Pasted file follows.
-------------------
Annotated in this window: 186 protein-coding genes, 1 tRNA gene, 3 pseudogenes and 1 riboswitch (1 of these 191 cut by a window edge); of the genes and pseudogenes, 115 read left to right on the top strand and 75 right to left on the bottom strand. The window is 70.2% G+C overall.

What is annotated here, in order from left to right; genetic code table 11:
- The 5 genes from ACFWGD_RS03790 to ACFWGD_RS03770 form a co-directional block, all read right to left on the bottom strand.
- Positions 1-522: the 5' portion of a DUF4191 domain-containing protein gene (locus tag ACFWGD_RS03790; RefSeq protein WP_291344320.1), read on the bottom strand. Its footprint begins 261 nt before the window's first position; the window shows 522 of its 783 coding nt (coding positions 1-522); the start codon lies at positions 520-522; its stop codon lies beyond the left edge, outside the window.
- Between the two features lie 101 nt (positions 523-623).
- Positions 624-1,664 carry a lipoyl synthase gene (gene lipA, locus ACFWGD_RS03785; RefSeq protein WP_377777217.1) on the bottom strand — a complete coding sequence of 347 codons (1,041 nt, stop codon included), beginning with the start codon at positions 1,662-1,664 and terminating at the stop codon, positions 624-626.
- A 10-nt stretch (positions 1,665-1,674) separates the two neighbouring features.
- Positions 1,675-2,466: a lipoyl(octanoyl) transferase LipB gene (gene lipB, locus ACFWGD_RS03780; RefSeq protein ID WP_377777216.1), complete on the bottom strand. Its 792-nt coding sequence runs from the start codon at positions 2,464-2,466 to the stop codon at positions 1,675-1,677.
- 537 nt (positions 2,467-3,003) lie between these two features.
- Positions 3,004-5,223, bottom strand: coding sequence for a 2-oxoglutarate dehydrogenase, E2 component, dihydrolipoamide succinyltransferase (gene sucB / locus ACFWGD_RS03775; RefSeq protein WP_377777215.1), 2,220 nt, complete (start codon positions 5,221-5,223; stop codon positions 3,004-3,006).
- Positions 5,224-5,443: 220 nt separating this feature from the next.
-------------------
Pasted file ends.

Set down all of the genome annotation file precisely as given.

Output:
Annotated in this window: 186 protein-coding genes, 1 tRNA gene, 3 pseudogenes and 1 riboswitch (1 of these 191 cut by a window edge); of the genes and pseudogenes, 115 read left to right on the top strand and 75 right to left on the bottom strand. The window is 70.2% G+C overall.

What is annotated here, in order from left to right; genetic code table 11:
- The 5 genes from ACFWGD_RS03790 to ACFWGD_RS03770 form a co-directional block, all read right to left on the bottom strand.
- Positions 1-522: the 5' portion of a DUF4191 domain-containing protein gene (locus tag ACFWGD_RS03790; RefSeq protein WP_291344320.1), read on the bottom strand. Its footprint begins 261 nt before the window's first position; the window shows 522 of its 783 coding nt (coding positions 1-522); the start codon lies at positions 520-522; its stop codon lies beyond the left edge, outside the window.
- Between the two features lie 101 nt (positions 523-623).
- Positions 624-1,664 carry a lipoyl synthase gene (gene lipA, locus ACFWGD_RS03785; RefSeq protein WP_377777217.1) on the bottom strand — a complete coding sequence of 347 codons (1,041 nt, stop codon included), beginning with the start codon at positions 1,662-1,664 and terminating at the stop codon, positions 624-626.
- A 10-nt stretch (positions 1,665-1,674) separates the two neighbouring features.
- Positions 1,675-2,466: a lipoyl(octanoyl) transferase LipB gene (gene lipB, locus ACFWGD_RS03780; RefSeq protein ID WP_377777216.1), complete on the bottom strand. Its 792-nt coding sequence runs from the start codon at positions 2,464-2,466 to the stop codon at positions 1,675-1,677.
- 537 nt (positions 2,467-3,003) lie between these two features.
- Positions 3,004-5,223, bottom strand: coding sequence for a 2-oxoglutarate dehydrogenase, E2 component, dihydrolipoamide succinyltransferase (gene sucB / locus ACFWGD_RS03775; RefSeq protein WP_377777215.1), 2,220 nt, complete (start codon positions 5,221-5,223; stop codon positions 3,004-3,006).
- Positions 5,224-5,443: 220 nt separating this feature from the next.